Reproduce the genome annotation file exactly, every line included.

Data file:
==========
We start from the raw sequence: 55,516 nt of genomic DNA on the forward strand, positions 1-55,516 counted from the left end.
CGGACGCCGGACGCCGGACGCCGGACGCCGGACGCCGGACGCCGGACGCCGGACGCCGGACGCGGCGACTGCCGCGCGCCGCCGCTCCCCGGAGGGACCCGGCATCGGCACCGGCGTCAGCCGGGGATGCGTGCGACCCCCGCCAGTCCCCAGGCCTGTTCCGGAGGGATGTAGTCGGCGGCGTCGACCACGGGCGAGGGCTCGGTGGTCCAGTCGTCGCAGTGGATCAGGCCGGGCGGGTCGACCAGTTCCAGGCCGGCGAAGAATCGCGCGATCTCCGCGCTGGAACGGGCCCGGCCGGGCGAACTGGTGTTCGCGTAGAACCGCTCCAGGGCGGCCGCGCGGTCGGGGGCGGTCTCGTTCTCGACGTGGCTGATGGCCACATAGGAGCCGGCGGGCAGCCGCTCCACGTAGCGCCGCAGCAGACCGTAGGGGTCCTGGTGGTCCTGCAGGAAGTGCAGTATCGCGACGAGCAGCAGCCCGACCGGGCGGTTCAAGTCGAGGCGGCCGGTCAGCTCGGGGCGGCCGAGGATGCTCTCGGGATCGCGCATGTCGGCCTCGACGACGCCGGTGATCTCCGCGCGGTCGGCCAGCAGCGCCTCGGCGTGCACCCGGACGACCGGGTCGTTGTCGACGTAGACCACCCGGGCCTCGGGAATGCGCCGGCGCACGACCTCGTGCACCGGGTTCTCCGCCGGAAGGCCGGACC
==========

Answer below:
We start from the raw sequence: 55,516 nt of genomic DNA on the forward strand, positions 1-55,516 counted from the left end.
CGGACGCCGGACGCCGGACGCCGGACGCCGGACGCCGGACGCCGGACGCCGGACGCCGGACGCGGCGACTGCCGCGCGCCGCCGCTCCCCGGAGGGACCCGGCATCGGCACCGGCGTCAGCCGGGGATGCGTGCGACCCCCGCCAGTCCCCAGGCCTGTTCCGGAGGGATGTAGTCGGCGGCGTCGACCACGGGCGAGGGCTCGGTGGTCCAGTCGTCGCAGTGGATCAGGCCGGGCGGGTCGACCAGTTCCAGGCCGGCGAAGAATCGCGCGATCTCCGCGCTGGAACGGGCCCGGCCGGGCGAACTGGTGTTCGCGTAGAACCGCTCCAGGGCGGCCGCGCGGTCGGGGGCGGTCTCGTTCTCGACGTGGCTGATGGCCACATAGGAGCCGGCGGGCAGCCGCTCCACGTAGCGCCGCAGCAGACCGTAGGGGTCCTGGTGGTCCTGCAGGAAGTGCAGTATCGCGACGAGCAGCAGCCCGACCGGGCGGTTCAAGTCGAGGCGGCCGGTCAGCTCGGGGCGGCCGAGGATGCTCTCGGGATCGCGCATGTCGGCCTCGACGACGCCGGTGATCTCCGCGCGGTCGGCCAGCAGCGCCTCGGCGTGCACCCGGACGACCGGGTCGTTGTCGACGTAGACCACCCGGGCCTCGGGAATGCGCCGGCGCACGACCTCGTGCACCGGGTTCTCCGCCGGAAGGCCGGACC